Next point: As a team, the mighty Oil lack a thing called discipline. Stupid penalties are taken night after night. Sometimes the team plays with more conviction (yes, I am choosing my words both carefully and with some degree of irony to prove my own intellectual capacities to myself and myself alone. I lack discipline and have a large ego.) and the penalties don't bite them in the proverbial ass. Other nights, like Monday in Detroit, they fail, allowing the most talented opposition the opportunity to score goals seemingly at will. Why give the Wings a 5 on 3 that early in the game? Because the team lacks discipline. Why did the Oilers get called for 6 straight penalties and 7 overall in the game against the Jackets? Because the team lacks discipline. When the team lacks discipline, they are punished, usually by losing in a humiliating fashion at the hands of a more disciplined team that started their backup goalie, who happens to be the jerk that cost us the cup in 2006....but I am losing my train of thought by reliving Conks giving the puck away in that awful moment...Trauma of the Freudian variety...
Foucault's argument is that discipline creates "docile bodies", ideal for the new economics, politics and warfare of the modern age, bodies which function in factories, ordered military regiments, and winning hockey teams. But, to construct docile bodies, the disciplinary institutions must be able to observe and record the bodies they control-that is, discipline must come about without too much excessive force and through careful observation and molding of the bodies into the correct form through observation. This requires a particular form of institution, which Foucault argues, was exemplified by the previously mentioned Panopticon.
The Panopticon was the ultimate realization of a modern disciplinary institution. It allowed for constant observation characterized by what Foucault and Bentham (who is the criminologist from the 18th century who first designed the Panopticon) called an "unequal gaze"; the constant threat of observation. Perhaps the most important feature of the panopticon was that it was specifically designed so that the prisoner could never be sure whether s/he was being observed or not, like in the press box. The unequal gaze caused the internalization of disciplinary individuality, and the docile body required of its inmates, and the potential to go a bit insane. This means one is less likely to break rules or laws if they believe they are being watched, even if they are not. Thus, prison, and specifically those which follow the model of the Panopticon, provide the ideal form of modern punishment, so its eventual dominance was natural.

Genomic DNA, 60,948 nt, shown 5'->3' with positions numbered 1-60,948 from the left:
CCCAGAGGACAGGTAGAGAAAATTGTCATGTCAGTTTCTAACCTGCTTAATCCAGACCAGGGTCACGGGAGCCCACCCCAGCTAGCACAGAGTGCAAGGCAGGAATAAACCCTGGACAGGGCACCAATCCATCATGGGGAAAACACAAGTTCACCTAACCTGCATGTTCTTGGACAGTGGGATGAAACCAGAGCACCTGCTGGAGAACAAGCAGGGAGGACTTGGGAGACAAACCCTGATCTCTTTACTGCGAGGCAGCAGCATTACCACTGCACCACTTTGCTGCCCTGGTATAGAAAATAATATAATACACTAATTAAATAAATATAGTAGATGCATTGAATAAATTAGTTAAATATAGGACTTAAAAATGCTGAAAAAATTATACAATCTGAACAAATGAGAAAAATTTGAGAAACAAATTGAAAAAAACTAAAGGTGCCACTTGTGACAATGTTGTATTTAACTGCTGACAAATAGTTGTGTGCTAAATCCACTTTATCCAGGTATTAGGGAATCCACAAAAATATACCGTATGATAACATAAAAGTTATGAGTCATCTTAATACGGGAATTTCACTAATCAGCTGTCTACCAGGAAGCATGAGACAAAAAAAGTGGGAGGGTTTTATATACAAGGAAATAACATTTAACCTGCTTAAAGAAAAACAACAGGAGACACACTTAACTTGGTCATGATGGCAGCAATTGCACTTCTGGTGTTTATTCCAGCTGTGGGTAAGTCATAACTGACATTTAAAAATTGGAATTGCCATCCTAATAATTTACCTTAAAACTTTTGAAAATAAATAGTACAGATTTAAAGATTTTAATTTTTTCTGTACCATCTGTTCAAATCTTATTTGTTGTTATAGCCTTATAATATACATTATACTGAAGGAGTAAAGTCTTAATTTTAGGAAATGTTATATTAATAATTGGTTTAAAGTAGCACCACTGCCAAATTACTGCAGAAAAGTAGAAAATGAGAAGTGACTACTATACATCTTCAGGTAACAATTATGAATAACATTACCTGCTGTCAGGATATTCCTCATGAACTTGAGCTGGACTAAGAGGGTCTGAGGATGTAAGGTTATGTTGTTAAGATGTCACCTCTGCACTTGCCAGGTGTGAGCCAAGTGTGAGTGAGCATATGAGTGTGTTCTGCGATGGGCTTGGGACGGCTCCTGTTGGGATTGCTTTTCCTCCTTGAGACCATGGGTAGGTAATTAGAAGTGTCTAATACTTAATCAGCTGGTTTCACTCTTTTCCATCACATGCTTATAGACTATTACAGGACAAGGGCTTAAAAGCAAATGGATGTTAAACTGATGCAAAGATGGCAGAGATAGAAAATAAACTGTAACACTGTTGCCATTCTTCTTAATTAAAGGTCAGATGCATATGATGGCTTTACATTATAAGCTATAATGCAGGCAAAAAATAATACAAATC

The unequal gaze is also a function not only of the press box for consistent breaking of the law, but also the penalty box where you are given a mandatory minimum sentence depending on the severity of the in game crime, and have to sit under the gaze of the coach, your teammates and of course the drunken fans. Too many trips to the sin bin can pave a path to the press box. Ultimately, too many undisciplined plays will cause the team to lose, creating a secondary feedback loop that could cause the sovereign (coach) to send you back to prison/press box/exile (farm team in Springfield).
Having laid out the emergence of the prison as the dominant form of punishment, Foucault devotes the rest of the book to examining its precise form and function in our society, to lay bare the reasons for its continued use, and question the assumed results of its use. I now question the results of disciplinary tactics employed by the Oilers coaching staff, especially in light of the fact that (and I really hate to go there, because Mac T is a great guy, one of the friendliest people I ever met and it pains me to have to bring this up, but...) Mac T has first hand experience with the real prison system. He knows all about the spectacle, the gaze, the fear, and the threat of violence when one is undisciplined.
Okay, that's enough of this talk for now. The bottom line is that players are going to be punished for not having enough discipline. That means either time in the press box where they suffer the humiliation or they lose games by taking stupid penalties and cause themselves to suffer the alienation and lack of respect from their teammates and peers, due to some form of basic lacking of the order of required to survive in the modern world. Stay out of the box, score goals and then we can win more games. Happy?
On the plus side, 7-2 Oilers. Maybe the threat of disciplinary action/punishment/violence lit a fire under the team's proverbial ass. I sure hope so.